Before I had a baby I was very skeptical about motherhood. I read post after post from moms who talked about how fulfilling and amazing it was being a momma to littles, and I worried that I wouldn’t find it nearly as gratifying and wonderful as others described. I wondered, to be totally honest, if I had the “mom gene.”
We walked the road of infertility for two years before Ainsley arrived. Sometimes when you’re in the thick of charting and temping and visiting doctors and searching for answers you start to wonder what the point is, if you really want a baby, if the pain and heartache is worth the physical and emotional toll it takes on you and your family. After our second miscarriage, I told Joe I was done trying. That I didn’t have it in me to keep going and risk more heartache and loss. I was devestated, depleted, scared.
While I was pregnant with Ainsley I became increasingly worried that the expectations I had for her would be too great for any one child to carry. She was our miracle baby, her story and arrival into this world was unlike anything I had ever experienced firsthand. I was fearful that my expectations for motherhood would be too large for any baby to fill.
Our first couple months with this little one? They were HARD. There is no other way to say it. She was, and continues to be, a very easygoing baby, but the adjustment to parenthood didn’t come naturally to me. I was tired, scared and uncertain, questioning myself on almost everything related to baby care. Add a stint in the NICU when she was 4 days old, a scary (but ultimately OK) diagnosis, many specialist appointments and a surgery at 8 weeks old and I was doing my best to keep my head above water.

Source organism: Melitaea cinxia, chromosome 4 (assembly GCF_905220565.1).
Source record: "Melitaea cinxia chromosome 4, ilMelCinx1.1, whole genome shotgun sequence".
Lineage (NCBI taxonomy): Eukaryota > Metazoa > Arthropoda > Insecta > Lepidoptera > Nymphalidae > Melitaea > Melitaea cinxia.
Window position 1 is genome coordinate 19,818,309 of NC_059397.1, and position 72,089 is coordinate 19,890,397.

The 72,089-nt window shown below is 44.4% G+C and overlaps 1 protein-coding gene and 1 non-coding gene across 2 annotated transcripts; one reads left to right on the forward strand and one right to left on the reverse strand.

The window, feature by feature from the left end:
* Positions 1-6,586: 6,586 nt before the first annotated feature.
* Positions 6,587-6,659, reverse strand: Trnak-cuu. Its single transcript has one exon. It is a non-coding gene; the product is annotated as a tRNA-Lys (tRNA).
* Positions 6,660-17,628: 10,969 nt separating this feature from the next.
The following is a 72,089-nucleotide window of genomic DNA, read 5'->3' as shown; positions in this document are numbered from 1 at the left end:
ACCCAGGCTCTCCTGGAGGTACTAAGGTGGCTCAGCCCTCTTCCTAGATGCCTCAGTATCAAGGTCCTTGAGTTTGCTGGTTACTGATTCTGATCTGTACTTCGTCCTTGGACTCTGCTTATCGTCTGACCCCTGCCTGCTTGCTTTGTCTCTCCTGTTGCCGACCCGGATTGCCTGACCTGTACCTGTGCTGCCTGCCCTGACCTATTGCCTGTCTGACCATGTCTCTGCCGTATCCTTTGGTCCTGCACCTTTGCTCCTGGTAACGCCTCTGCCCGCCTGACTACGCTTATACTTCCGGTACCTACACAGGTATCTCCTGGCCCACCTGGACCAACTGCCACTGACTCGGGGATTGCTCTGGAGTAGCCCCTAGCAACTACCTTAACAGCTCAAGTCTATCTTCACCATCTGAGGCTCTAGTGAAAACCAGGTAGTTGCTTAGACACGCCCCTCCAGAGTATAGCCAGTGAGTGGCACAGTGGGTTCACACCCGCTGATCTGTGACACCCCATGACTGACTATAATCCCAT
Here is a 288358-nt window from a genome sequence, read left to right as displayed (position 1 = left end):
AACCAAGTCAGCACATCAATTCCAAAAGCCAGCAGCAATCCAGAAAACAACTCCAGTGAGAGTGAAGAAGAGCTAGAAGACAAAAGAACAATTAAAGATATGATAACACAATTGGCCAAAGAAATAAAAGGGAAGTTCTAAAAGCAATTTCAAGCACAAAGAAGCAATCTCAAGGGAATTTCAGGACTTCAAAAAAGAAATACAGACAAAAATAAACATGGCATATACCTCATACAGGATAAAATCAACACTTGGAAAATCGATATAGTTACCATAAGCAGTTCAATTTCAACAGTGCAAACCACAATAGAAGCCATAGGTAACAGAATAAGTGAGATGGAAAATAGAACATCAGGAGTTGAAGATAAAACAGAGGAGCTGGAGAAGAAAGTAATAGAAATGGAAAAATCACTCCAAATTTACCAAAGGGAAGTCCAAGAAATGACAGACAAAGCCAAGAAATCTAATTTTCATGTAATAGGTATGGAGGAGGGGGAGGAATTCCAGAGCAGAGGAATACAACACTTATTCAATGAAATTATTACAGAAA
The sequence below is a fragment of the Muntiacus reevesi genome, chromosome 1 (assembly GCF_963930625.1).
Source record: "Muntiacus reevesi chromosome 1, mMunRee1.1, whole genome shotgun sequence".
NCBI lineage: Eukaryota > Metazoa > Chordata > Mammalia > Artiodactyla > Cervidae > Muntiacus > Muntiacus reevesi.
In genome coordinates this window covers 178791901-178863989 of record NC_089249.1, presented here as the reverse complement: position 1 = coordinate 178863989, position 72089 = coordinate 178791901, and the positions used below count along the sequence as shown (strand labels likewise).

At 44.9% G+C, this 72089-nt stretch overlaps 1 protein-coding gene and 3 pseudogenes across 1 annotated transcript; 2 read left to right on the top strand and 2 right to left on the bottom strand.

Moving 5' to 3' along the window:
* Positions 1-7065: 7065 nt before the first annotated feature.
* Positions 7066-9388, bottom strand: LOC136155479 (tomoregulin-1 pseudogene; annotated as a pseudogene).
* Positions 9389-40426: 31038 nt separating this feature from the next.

Being a momma is scary stuff. Fighting for your little one and advocating on their behalf? Gutwrenching.
But this whole motherhood thing? You guys, it’s turned into something wonderful. Around 3 months the haze lifted and the doctor’s appointments slowed down. Ainsley started smiling and giggling and becoming a little person with distinct likes and dislikes and funny quirks. And along the way I’ve been affirming my parenting skills. Am I a perfect mom? Hardly! But I frequently tell Joe, “I think I’m the best mom for Ainsley, and I’m doing a pretty good job!” Not because I want to be boastful or arrogant, but because this whole parenting gig is hard enough as it is, and a little (or a lot) of encouragment and affirmation is absolutely necessary.
So, Miss Ainsley, thank you for lighting up my life like none other. Being your momma? It makes me feel more “me” than anything ever has before. I couldn’t be more thankful for you, sweet pea, and I have a feeling that it’s going to keep getting better.